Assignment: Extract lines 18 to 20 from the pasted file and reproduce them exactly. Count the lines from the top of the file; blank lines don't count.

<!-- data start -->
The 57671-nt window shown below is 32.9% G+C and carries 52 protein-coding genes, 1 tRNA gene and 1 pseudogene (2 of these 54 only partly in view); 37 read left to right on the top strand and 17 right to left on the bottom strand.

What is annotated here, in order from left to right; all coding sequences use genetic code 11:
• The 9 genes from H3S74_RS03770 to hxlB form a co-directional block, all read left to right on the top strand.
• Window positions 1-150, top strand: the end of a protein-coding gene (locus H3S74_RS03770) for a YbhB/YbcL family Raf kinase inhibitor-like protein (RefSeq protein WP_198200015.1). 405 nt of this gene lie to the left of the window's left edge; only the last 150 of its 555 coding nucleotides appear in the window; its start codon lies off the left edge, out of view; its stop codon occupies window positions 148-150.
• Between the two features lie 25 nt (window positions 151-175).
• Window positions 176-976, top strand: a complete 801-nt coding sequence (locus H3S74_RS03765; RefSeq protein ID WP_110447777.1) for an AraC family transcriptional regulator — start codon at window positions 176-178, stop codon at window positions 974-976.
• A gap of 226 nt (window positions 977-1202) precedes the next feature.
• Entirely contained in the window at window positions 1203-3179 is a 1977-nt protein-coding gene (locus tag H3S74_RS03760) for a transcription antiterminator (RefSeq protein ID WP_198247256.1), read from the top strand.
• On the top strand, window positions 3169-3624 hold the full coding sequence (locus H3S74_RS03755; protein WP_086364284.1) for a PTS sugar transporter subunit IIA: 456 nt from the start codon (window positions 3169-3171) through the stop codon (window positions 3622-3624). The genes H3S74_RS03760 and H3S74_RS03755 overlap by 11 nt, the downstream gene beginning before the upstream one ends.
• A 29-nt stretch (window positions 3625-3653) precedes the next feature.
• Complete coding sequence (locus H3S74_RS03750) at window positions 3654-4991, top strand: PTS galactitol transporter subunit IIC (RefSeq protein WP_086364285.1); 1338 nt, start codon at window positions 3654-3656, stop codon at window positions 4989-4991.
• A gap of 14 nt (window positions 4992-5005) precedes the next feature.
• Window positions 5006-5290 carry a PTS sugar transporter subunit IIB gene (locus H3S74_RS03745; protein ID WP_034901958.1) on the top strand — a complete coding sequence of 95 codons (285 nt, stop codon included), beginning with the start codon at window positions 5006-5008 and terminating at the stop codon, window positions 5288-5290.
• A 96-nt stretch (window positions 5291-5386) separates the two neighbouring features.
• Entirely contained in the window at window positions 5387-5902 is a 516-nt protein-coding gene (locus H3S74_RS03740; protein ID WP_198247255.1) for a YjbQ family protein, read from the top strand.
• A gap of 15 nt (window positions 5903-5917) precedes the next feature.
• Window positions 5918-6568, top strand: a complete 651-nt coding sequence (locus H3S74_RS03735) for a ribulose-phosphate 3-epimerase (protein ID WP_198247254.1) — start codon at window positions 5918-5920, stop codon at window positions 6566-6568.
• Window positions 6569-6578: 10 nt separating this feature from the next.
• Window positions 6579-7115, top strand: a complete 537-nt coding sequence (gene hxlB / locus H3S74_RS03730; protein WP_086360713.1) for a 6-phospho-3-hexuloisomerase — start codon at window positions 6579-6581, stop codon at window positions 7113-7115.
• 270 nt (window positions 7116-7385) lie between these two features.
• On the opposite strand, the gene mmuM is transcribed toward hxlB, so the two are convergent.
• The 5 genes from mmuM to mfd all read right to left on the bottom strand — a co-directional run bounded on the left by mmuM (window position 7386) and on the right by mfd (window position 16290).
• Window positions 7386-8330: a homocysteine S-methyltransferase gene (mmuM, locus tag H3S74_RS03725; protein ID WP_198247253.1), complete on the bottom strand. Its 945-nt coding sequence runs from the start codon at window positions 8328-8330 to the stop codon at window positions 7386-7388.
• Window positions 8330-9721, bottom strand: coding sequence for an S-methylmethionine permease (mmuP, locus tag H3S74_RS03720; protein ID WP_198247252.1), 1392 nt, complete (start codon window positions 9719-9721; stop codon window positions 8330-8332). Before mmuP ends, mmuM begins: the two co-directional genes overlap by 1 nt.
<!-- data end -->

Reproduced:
• Window positions 6569-6578: 10 nt separating this feature from the next.
• Window positions 6579-7115, top strand: a complete 537-nt coding sequence (gene hxlB / locus H3S74_RS03730; protein WP_086360713.1) for a 6-phospho-3-hexuloisomerase — start codon at window positions 6579-6581, stop codon at window positions 7113-7115.
• 270 nt (window positions 7116-7385) lie between these two features.